The time has been moved to 1912 when the opera was first performed, just before WWII. All the men are soldiers. There were many special moments in this Rosenkavalier, but I especially liked when the Marschallin sings "Wenn ich auch an ein Maedel errinnern, die frisch aus dem Kloster bis in die heiligen..." and she goes over to the chest containing the rose, takes it out and remembers that once the rose arrived for her. I have never seen this business before. I saw my first Renée Fleming Marschallin in 2000 in San Francisco and find her characterization was deeper and more serious than before. I also loved that at the end she takes the arm of the police sergeant, moving on to her next lover it would seem. I can only describe her as magnificent.
I didn't agree with every detail, but the richness of texture of this production filled my heart to overflowing. Der Rosenkavalier holds a special place in my heart, and this one has risen to the top.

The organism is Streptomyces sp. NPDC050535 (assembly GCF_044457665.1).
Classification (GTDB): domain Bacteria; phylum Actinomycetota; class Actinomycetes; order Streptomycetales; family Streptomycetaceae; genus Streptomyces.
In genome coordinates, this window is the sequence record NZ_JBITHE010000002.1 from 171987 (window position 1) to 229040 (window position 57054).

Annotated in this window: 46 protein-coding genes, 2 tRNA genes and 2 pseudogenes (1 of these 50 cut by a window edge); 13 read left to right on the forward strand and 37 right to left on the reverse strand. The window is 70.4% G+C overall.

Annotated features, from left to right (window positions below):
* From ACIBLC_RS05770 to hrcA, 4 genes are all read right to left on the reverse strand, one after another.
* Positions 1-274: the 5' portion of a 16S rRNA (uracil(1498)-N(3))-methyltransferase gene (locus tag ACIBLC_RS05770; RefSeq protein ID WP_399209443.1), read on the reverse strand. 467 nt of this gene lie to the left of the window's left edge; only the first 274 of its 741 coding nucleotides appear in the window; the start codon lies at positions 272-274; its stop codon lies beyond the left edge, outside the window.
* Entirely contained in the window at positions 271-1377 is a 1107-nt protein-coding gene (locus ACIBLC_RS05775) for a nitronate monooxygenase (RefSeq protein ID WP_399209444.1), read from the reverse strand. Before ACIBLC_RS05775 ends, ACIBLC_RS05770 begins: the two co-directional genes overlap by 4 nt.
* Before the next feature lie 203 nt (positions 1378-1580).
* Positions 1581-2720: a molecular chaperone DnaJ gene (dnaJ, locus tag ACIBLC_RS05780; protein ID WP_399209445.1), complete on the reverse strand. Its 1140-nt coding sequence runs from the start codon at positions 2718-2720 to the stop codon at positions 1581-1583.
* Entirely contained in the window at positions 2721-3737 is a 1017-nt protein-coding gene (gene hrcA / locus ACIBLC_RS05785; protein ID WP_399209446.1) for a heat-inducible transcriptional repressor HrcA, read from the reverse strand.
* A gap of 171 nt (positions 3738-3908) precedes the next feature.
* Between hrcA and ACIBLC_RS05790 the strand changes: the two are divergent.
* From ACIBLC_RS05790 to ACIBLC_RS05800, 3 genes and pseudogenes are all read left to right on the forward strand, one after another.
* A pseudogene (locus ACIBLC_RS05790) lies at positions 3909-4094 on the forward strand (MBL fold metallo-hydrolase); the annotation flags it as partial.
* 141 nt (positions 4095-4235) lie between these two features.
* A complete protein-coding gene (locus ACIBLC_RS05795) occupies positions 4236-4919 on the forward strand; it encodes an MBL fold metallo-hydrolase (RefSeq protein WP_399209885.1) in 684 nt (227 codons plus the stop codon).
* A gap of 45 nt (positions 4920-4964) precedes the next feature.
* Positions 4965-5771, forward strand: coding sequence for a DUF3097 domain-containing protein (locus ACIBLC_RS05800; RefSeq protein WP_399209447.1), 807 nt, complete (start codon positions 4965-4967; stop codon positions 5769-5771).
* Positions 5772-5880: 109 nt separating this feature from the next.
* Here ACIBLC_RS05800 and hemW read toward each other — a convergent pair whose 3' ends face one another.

Our Ochs, Günther Groissböck, was Ochs in Salzburg in 2014. He adds many layers of depth to this character.
And our Italian singer was none other than Enrico Caruso.
This moment in the second act was also perfection, though of the more traditional sort. Octavian leans over to smell the Persian attar of roses, looks up at Sophie and instantly falls in love. I first heard Erin Morley in King Roger in Santa Fe where she was wonderful. Her Sophie is much more than a mere soubrette and adds soaring lines. Her acting is also more complex than usual.
When I saw her in duets with Anna Netrebko, I did not imagine that our Latvian mezzo Elīna Garanča would turn out to be such a wonderful actress. She was simply spectacular. I'm having a hard time finding the words for something that exceeded my wildest imaginings. She threw herself so gleefully into Mariandel.